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Looking for the next boost in rechargeable batteries

The next wave of batteries pack a big charge in a small size

illustration of battery with low power
Low battery anxiety? USC researchers want to improve a lithium-sulfur battery with improved storage capacity. (Illustration/iStock)

USC researchers may have just found a solution for one of the biggest stumbling blocks to the next wave of rechargeable batteries.

In a paper published in the January issue of the Journal of the Electrochemical Society, Sri Narayan and Derek Moy of the USC Loker Hydrocarbon Research Institute outline how they developed an alteration to the lithium-sulfur battery that could make it more than competitive with the industry standard lithium-ion battery.

The lithium-sulfur battery, long thought to be better at energy storage capacity than its more popular lithium-ion counterpart, was hampered by its short cycle life. Currently the lithium-sulfur battery can be recharged 50 to 100 times — impractical as an alternative energy source compared to 1,000 times for many rechargeable batteries on the market today.

Just a small piece of material

The solution devised by Narayan and lead author and research assistant Moy is something they call the “Mixed Conduction Membrane,” or MCM, a small piece of non-porous, fabricated material sandwiched between two layers of porous separators, soaked in electrolytes and placed between the two electrodes.

Graphic of the layers of the battery

The lithium-sulfur battery with a mixed conduction membrane barrier to stop polysulfide shuttling (Illustration/Courtesy of Sri Narayan)

The membrane works as a barrier in reducing the shuttling of dissolved polysulfides between anode and cathode, a process that increases the kind of cycle strain that has made the use of lithium-sulfur batteries for energy storage a challenge. The MCM still allows for the necessary movement of lithium ions, mimicking the process as it occurs in lithium-ion batteries. This novel membrane solution preserves the high-discharge rate capability and energy density without losing capacity over time.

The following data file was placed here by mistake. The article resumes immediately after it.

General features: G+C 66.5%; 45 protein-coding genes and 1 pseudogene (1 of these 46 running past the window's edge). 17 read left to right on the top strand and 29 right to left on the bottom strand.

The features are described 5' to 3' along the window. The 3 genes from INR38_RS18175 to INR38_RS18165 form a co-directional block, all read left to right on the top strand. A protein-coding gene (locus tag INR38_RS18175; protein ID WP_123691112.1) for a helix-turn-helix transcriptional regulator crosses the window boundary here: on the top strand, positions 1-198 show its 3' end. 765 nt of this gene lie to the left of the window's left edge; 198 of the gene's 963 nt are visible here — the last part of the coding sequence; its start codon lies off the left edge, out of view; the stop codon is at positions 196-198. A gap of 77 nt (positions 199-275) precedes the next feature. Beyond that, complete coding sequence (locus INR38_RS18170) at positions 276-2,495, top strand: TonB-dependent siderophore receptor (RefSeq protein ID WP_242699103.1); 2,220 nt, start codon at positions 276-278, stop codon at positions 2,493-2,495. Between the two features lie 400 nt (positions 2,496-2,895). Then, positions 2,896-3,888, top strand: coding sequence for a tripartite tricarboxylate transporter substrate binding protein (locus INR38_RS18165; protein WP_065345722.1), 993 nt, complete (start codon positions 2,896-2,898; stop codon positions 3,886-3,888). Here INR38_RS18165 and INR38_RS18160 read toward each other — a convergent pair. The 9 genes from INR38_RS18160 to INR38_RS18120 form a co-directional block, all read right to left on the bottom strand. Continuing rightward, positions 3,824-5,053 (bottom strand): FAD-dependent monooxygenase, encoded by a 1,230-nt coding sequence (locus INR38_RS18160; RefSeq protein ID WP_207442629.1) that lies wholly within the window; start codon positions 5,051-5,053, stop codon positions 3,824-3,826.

At various rates of discharge, the researchers found that the lithium-sulfur batteries that made use of MCM led to 100 percent capacity retention and had up to four times longer life compared to batteries without the membrane.

“This advance removes one of the major technical barriers to the commercialization of the lithium-sulfur battery, allowing us to realize better options for energy efficiency,” said Narayan, senior author and professor of chemistry at the USC Dornsife College of Letters, Arts and Sciences. “We can now focus our efforts on improving other parts of lithium-sulfur battery discharge and recharge that hurt the overall life cycle of the battery.”

Cheap and abundant building blocks

Lithium-sulfur batteries have a host of advantages over lithium-ion batteries: They are made with abundant and cheap sulfur, and are two to three times denser, which makes them both smaller and better at storing charge.

A lithium-sulfur battery would be ideal for saving space in mobile phones and computers, as well as allowing for weight reduction in future electric vehicles, including cars and even planes, further reducing reliance on fossil fuels, researchers said.

The actual MCM layer that Narayan and Moy devised is a thin film of lithiated cobalt oxide, though future alternative materials could produce even better results. According to Narayan and Moy, any substitute material used as an MCM must satisfy some fundamental criteria: The material must be non-porous, it should have mixed conduction properties and it must be electrochemically inert.

The study was funded by USC and the Loker Hydrocarbon Research Institute.

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